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Patent Claims for “Two-step Pick and Place” fail § 101 at Rule 12 stage.

Patent claims directed to a two-step “pick and place” operation for attaching electronic parts to a circuit body (a “die attach” method) were held ineligible on a Rule 12(c) motion for judgment on the pleadings under 35 U.S.C. §101 and the Alice/Mayo test. Palomar Technologies, Inc., v MRSI Systems, LLC, Case no. 18-10236-FDS (D. Mass., May 28, 2020.) Background The plaintiff Palomar sued defendant MRSI for infringement of Palomar’s U.S. Patent No. 6,776,327. MRSI petitioned the Patent Trial and Appeal Board (PTAB) for inter partes review (IPR) of the patent. The PTAB upheld validity of claims 1-47 and held claim 48 invalid. Following the IPR, MRSI moved for summary judgement on the basis of patent-ineligibility under 35 U.S.C. §101. The ’327 patent discloses a method which utilizes “double pick and place” wherein a first workpiece is first moved to an intermediate location close to a target attach location on a…

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October 2019 USPTO Patent-Eligibility Guidance Provides Arguments for Software Patent-Eligibility (Especially Example 45)

The USPTO’s October 17, 2019, patent-eligibility guidance update (and new examples) have received copious attention from law firm commentators and other bloggers. As the PatentlyO blog notes, the USPTO’s guidance doesn’t necessarily follow the case law, but instead “builds a nice straight bridge right over [the] top” of “the swamp” that is § 101 jurisprudence. One of those nice bridges is found in new Example 45, which shows how control software – not an unusual thing to try to patent – can be patent-eligible. Example 45 is about claims directed to “a controller for an injection molding apparatus.” If this sounds familiar, see Diamond v. Diehr, 450 U.S. 175 (1981). To elucidate, the  USPTO provides four example claims: 1. A controller for an injection molding apparatus having a mold defining a cavity for receiving uncured polyurethane that is heated to form a molded article during a cycle of operation of…

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Details Matter for Patent-Eligibility (and Other Bases for Patent Validity)

An important lesson for patent drafting – disclose and claim as much detail as you can about how the invention works, as opposed to simply what it does – falls out of a Federal Circuit panel’s split decision holding patent-ineligible claims directed to tuning liners of driveline propshafts to damp vibrations. In American Axle & Mfrg., Inc. v. Neapco Holdings LLC, No. 2018-1763 (Fed. Cir. Oct. 3, 2019) (precedential), the majority, Judge Dyk, joined by Judge Taranto, affirmed a summary judgment that claims of U.S. Patent No, 7,774,911 (“Method for Attenuating Driveline Vibrations”) are invalid under 35 U.S.C. § 101 as directed to a law of nature. The majority found that the claimed liner tuning of “merely amounts to an application of a natural law (Hooke’s law) to a complex system without the benefit of instructions on how to do so.” In dissent, Judge Moore identified numerous claimed inventive concepts…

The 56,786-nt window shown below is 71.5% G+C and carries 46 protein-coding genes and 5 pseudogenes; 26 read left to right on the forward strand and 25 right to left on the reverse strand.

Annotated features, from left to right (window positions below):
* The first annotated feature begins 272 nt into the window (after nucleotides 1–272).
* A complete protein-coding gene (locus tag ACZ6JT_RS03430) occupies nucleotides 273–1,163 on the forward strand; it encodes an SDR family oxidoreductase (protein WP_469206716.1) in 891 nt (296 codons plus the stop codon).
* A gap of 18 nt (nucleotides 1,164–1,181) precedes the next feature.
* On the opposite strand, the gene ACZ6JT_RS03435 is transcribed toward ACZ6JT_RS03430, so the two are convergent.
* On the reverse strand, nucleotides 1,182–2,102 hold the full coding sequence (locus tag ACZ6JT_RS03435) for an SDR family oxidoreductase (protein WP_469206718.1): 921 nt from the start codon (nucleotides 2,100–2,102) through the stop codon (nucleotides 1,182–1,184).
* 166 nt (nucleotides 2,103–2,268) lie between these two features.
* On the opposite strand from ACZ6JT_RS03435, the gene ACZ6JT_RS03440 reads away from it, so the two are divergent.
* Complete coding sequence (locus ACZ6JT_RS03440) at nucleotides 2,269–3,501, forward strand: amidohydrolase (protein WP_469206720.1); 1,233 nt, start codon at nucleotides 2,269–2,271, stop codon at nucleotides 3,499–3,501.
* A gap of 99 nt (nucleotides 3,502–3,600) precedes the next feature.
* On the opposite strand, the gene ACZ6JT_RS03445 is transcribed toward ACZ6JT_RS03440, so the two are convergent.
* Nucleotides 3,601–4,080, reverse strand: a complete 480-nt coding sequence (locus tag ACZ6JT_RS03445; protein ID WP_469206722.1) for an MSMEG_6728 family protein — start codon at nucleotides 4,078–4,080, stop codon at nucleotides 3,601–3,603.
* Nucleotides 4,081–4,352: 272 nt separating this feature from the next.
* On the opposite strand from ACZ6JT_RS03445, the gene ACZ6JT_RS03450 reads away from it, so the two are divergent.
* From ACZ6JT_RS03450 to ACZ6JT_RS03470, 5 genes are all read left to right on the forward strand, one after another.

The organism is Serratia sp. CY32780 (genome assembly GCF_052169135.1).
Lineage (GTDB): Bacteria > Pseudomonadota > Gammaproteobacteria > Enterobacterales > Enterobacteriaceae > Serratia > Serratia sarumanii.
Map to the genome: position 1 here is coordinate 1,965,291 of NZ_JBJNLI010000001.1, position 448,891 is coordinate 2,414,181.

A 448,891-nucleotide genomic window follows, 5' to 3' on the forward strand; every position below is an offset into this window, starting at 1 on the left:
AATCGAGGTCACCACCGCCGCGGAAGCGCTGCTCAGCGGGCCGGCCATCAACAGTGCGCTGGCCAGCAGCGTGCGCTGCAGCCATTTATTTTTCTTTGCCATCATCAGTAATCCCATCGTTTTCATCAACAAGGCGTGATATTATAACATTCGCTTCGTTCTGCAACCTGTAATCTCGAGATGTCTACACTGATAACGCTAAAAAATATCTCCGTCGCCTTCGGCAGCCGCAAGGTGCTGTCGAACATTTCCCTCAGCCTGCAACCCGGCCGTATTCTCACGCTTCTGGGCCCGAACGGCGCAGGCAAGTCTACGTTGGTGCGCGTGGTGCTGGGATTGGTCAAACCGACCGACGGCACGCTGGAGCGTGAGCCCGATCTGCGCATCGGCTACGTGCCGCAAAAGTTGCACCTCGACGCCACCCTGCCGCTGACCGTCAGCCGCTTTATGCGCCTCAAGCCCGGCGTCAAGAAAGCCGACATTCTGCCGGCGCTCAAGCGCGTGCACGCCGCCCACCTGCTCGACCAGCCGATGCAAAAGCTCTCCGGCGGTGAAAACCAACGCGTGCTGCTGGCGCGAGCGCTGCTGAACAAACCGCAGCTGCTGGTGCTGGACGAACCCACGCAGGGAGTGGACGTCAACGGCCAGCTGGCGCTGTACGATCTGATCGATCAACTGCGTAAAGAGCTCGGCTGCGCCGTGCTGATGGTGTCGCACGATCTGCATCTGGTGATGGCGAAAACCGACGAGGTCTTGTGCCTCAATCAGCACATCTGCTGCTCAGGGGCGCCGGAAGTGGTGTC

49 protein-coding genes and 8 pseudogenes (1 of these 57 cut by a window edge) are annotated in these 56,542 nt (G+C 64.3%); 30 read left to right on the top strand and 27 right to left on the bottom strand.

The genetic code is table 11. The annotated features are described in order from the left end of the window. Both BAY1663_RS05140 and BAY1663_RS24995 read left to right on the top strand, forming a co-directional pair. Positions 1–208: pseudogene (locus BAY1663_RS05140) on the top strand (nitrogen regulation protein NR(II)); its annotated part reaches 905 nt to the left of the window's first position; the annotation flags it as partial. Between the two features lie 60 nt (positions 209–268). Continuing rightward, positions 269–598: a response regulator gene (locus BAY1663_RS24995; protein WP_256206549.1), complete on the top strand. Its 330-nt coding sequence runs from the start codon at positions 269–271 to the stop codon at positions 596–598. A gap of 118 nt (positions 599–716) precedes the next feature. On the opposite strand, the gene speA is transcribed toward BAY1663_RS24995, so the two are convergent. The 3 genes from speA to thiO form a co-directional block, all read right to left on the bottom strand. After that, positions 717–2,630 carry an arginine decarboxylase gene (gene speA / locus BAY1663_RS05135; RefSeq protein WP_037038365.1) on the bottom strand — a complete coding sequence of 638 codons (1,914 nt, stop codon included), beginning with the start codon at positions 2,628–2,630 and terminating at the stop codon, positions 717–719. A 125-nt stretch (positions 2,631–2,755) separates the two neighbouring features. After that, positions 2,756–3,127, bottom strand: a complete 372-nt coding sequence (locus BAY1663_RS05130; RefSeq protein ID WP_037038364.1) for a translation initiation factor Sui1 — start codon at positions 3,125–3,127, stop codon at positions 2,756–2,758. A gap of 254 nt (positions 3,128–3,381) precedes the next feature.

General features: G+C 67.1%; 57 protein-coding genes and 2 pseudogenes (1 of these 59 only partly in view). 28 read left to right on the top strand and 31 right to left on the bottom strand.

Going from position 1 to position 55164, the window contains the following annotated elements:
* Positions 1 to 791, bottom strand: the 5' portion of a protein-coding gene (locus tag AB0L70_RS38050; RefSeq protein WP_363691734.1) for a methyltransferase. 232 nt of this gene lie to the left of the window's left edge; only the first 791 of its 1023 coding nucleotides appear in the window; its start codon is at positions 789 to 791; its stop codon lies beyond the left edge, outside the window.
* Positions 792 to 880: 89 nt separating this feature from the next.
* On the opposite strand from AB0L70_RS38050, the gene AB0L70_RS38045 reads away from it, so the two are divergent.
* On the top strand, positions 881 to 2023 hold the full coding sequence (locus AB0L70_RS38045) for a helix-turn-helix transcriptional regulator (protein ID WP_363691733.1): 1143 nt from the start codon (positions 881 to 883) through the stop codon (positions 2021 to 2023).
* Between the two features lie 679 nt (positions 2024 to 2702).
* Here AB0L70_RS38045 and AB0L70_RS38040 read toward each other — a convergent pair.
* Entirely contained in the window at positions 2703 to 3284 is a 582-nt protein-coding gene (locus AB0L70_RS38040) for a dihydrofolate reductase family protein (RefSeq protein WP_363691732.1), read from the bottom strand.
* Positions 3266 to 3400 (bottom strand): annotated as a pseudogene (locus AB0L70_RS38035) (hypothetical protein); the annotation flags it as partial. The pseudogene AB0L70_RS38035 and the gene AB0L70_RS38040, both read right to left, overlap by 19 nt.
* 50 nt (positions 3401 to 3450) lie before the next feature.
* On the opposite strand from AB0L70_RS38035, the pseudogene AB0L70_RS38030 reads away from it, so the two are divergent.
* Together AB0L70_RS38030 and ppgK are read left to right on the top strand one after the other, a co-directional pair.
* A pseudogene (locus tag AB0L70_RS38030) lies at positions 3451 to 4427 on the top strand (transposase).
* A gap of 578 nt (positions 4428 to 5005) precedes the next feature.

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What Kind of Technical Improvement Is Enough for Patent Claims to Survive Alice?

Three patents directed to improving wireless digital signal transmission by “protecting data from loss due to transmission errors” have survived a summary judgment motion seeking to invalidate claims under 35 U.S.C. § 101 and the two-part Alice/Mayo test. The California Institute of Technology v. Broadcom Ltd., (C.D. Cal. Jan. 18, 2019). The court found that claims of US Patent Nos. 7,116,710, 7,421,032, and 7,916,781 “improve[d] on previous data encoding methods by allowing for more efficient data transmission,” and that this was a patent-eligible technical solution. The three patents had a common priority claim and a common specification. At risk of oversimplification, the specification described, and the claims purportedly embodied, the technical improvement of manipulating bits of data to provide error correction codes to improve accuracy without bloating the amount of data being transmitted. After addressing claim construction issues in providing a general background of the law of patent-eligibility, the court turned to the heart of…

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